About The Lost Girl of Astor Street:
Lydia, who’s never broken any rules, except falling in love with the wrong boy. Lydia, who’s been Piper’s best friend since they were children. Lydia, who never even said good-bye.
Convinced the police are looking in all the wrong places, eighteen-year-old Piper Sail begins her own investigation in an attempt to solve the mystery of Lydia’s disappearance. With the reluctant help of a handsome young detective, Piper goes searching for answers in the dark underbelly of 1924 Chicago, determined to find Lydia at any cost.
When Piper discovers those answers might stem from the corruption strangling the city—and quite possibly lead back to the doors of her affluent neighborhood—she must decide how deep she’s willing to dig, how much she should reveal, and if she’s willing to risk her life of privilege for the sake of the truth.
From the glitzy homes of the elite to the mob-run streets of 1920s Chicago, Stephanie Morrill’s jazz-age mystery shows just how far a girl will go to save her friend.
Available at your favorite bookstore, or online:
Search for The Lost Girl of Astor Street on Indie Bound’s website and buy locally.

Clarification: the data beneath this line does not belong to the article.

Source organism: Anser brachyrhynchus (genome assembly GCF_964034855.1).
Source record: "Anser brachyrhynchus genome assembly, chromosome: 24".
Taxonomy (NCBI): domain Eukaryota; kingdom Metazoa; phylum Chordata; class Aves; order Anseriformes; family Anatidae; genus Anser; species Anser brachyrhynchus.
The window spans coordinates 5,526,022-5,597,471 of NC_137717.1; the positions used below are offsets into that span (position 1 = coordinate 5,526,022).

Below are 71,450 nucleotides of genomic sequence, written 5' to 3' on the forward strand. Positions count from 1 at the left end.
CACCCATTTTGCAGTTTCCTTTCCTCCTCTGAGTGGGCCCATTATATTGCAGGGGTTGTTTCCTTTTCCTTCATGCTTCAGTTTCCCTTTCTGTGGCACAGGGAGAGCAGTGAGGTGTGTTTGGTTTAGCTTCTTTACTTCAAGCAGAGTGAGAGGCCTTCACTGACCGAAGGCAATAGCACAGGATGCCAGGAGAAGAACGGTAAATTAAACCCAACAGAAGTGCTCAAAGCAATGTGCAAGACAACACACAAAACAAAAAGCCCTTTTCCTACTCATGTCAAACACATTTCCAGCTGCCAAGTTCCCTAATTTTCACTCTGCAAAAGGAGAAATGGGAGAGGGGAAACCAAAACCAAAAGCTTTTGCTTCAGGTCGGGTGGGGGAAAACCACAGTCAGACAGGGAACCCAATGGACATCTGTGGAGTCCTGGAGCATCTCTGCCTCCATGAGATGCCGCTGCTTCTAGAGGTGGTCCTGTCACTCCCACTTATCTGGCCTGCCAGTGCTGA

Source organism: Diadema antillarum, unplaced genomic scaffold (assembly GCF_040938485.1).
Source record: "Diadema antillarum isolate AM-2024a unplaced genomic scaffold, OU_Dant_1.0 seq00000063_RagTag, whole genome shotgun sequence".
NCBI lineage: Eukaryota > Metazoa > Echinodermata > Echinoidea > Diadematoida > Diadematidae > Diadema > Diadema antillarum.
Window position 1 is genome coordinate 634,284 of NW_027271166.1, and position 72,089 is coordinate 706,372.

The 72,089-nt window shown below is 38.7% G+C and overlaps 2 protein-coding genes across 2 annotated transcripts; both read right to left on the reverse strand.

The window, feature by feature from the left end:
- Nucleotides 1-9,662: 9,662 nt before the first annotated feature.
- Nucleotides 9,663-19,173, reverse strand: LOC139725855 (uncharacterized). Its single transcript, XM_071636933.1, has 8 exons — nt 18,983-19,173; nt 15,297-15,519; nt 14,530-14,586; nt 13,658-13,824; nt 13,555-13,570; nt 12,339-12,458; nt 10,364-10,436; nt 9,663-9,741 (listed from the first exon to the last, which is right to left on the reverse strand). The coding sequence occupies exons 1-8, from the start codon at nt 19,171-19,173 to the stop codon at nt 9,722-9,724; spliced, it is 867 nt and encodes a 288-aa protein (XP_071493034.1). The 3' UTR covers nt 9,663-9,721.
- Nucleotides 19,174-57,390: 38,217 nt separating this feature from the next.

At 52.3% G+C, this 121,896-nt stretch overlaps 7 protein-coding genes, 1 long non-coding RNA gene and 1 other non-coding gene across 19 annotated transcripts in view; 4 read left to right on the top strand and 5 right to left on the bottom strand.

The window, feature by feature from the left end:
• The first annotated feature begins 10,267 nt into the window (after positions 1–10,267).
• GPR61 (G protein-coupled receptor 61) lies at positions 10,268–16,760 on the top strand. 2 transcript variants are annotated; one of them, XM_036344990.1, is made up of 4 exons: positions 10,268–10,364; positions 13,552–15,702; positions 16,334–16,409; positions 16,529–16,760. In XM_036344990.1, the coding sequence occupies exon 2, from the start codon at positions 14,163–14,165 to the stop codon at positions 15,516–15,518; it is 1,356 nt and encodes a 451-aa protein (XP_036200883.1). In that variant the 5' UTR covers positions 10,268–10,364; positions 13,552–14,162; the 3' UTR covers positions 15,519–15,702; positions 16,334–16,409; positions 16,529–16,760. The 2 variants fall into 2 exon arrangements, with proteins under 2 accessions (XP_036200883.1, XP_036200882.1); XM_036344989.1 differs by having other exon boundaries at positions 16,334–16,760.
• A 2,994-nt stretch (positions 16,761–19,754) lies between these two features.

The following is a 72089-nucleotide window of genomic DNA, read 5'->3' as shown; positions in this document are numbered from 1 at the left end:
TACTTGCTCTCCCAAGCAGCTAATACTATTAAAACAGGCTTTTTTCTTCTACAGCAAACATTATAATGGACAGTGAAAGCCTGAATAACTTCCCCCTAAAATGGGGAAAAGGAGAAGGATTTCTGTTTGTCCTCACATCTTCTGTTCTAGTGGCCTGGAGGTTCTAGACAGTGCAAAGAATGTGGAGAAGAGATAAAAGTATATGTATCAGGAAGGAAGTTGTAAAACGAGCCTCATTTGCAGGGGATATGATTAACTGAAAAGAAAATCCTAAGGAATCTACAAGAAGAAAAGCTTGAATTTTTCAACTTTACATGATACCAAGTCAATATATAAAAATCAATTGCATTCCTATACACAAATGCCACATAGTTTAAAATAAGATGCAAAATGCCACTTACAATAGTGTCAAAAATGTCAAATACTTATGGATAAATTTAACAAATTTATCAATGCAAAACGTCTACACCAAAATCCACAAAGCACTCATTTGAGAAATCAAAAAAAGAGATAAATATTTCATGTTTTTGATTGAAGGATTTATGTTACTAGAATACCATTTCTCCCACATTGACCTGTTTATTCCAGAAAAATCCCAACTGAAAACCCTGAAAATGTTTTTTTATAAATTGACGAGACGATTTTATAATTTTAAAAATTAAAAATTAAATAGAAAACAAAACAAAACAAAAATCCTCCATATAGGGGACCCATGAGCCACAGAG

Add to your list on Goodreads
Praise for The Lost Girl of Astor Street
“Morrill has a keen eye for historical details and setting, making Jazz Age Chicago Piper’s invisible yet omnipresent sidekick. Here’s hoping this won’t be the last case for this strong and admirable female sleuth to solve.”
“Morrill delivers a story that has it all—mystery, the mafia, and a heroine you can’t help but root for. If Veronica Mars met the Roaring Twenties, you’d end up with The Lost Girl of Astor Street!”
-Roseanna M. White, bestselling author of The Lost Heiress
“Morrill’s latest book is a welcome addition to most public library and school fiction collections, and will likely be hard to keep on the shelf.”
“A fast-paced mystery that sparkles with the sights and sounds of 1920s Chicago. The strong characters and setting drew me in, and the twists and turns kept me hooked until the end.”
-Renee Collins, author of Until We Meet Again